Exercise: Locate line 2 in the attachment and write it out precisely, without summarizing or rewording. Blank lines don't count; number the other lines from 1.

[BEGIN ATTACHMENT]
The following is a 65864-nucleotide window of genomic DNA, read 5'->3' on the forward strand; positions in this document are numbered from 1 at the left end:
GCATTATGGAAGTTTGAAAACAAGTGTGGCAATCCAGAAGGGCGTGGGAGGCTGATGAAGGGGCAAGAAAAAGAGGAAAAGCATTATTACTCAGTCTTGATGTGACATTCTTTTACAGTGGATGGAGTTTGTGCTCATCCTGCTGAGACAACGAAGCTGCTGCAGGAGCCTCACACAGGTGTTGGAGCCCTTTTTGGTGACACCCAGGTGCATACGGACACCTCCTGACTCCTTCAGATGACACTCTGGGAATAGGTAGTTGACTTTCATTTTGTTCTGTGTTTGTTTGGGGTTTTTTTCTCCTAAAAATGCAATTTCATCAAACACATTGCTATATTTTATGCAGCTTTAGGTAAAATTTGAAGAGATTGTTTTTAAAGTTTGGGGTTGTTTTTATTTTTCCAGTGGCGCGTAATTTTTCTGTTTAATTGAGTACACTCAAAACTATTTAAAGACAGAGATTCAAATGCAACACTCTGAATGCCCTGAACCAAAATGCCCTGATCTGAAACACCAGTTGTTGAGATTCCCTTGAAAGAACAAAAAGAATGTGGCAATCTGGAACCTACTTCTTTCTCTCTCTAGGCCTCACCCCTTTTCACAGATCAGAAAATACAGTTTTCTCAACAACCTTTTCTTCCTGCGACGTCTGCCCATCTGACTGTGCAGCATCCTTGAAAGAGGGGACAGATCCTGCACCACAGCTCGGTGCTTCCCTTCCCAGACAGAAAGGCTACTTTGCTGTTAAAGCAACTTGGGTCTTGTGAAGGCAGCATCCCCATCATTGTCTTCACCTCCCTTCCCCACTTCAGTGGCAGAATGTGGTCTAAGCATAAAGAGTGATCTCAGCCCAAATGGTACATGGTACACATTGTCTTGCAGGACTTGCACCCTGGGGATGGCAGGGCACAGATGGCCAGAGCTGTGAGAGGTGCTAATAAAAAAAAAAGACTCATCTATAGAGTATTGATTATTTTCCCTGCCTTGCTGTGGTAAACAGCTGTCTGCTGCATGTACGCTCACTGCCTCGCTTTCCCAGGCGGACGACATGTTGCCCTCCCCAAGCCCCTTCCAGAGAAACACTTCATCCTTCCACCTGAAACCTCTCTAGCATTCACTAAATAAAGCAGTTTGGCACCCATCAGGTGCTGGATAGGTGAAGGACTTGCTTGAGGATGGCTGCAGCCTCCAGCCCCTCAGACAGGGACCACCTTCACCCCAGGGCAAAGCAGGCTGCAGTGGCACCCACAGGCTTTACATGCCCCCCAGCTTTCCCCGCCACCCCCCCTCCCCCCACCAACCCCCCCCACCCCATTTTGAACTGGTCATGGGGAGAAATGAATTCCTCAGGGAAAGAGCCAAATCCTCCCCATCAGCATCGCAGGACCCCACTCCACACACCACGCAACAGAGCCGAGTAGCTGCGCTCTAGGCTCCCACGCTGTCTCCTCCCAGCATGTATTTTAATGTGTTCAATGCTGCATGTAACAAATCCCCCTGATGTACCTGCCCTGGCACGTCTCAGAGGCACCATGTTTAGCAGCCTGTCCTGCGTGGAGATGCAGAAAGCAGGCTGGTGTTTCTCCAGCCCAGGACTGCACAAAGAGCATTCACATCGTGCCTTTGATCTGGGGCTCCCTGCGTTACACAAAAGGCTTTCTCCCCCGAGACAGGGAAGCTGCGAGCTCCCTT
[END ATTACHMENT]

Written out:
GCATTATGGAAGTTTGAAAACAAGTGTGGCAATCCAGAAGGGCGTGGGAGGCTGATGAAGGGGCAAGAAAAAGAGGAAAAGCATTATTACTCAGTCTTGATGTGACATTCTTTTACAGTGGATGGAGTTTGTGCTCATCCTGCTGAGACAACGAAGCTGCTGCAGGAGCCTCACACAGGTGTTGGAGCCCTTTTTGGTGACACCCAGGTGCATACGGACACCTCCTGACTCCTTCAGATGACACTCTGGGAATAGGTAGTTGACTTTCATTTTGTTCTGTGTTTGTTTGGGGTTTTTTTCTCCTAAAAATGCAATTTCATCAAACACATTGCTATATTTTATGCAGCTTTAGGTAAAATTTGAAGAGATTGTTTTTAAAGTTTGGGGTTGTTTTTATTTTTCCAGTGGCGCGTAATTTTTCTGTTTAATTGAGTACACTCAAAACTATTTAAAGACAGAGATTCAAATGCAACACTCTGAATGCCCTGAACCAAAATGCCCTGATCTGAAACACCAGTTGTTGAGATTCCCTTGAAAGAACAAAAAGAATGTGGCAATCTGGAACCTACTTCTTTCTCTCTCTAGGCCTCACCCCTTTTCACAGATCAGAAAATACAGTTTTCTCAACAACCTTTTCTTCCTGCGACGTCTGCCCATCTGACTGTGCAGCATCCTTGAAAGAGGGGACAGATCCTGCACCACAGCTCGGTGCTTCCCTTCCCAGACAGAAAGGCTACTTTGCTGTTAAAGCAACTTGGGTCTTGTGAAGGCAGCATCCCCATCATTGTCTTCACCTCCCTTCCCCACTTCAGTGGCAGAATGTGGTCTAAGCATAAAGAGTGATCTCAGCCCAAATGGTACATGGTACACATTGTCTTGCAGGACTTGCACCCTGGGGATGGCAGGGCACAGATGGCCAGAGCTGTGAGAGGTGCTAATAAAAAAAAAAGACTCATCTATAGAGTATTGATTATTTTCCCTGCCTTGCTGTGGTAAACAGCTGTCTGCTGCATGTACGCTCACTGCCTCGCTTTCCCAGGCGGACGACATGTTGCCCTCCCCAAGCCCCTTCCAGAGAAACACTTCATCCTTCCACCTGAAACCTCTCTAGCATTCACTAAATAAAGCAGTTTGGCACCCATCAGGTGCTGGATAGGTGAAGGACTTGCTTGAGGATGGCTGCAGCCTCCAGCCCCTCAGACAGGGACCACCTTCACCCCAGGGCAAAGCAGGCTGCAGTGGCACCCACAGGCTTTACATGCCCCCCAGCTTTCCCCGCCACCCCCCCTCCCCCCACCAACCCCCCCCACCCCATTTTGAACTGGTCATGGGGAGAAATGAATTCCTCAGGGAAAGAGCCAAATCCTCCCCATCAGCATCGCAGGACCCCACTCCACACACCACGCAACAGAGCCGAGTAGCTGCGCTCTAGGCTCCCACGCTGTCTCCTCCCAGCATGTATTTTAATGTGTTCAATGCTGCATGTAACAAATCCCCCTGATGTACCTGCCCTGGCACGTCTCAGAGGCACCATGTTTAGCAGCCTGTCCTGCGTGGAGATGCAGAAAGCAGGCTGGTGTTTCTCCAGCCCAGGACTGCACAAAGAGCATTCACATCGTGCCTTTGATCTGGGGCTCCCTGCGTTACACAAAAGGCTTTCTCCCCCGAGACAGGGAAGCTGCGAGCTCCCTT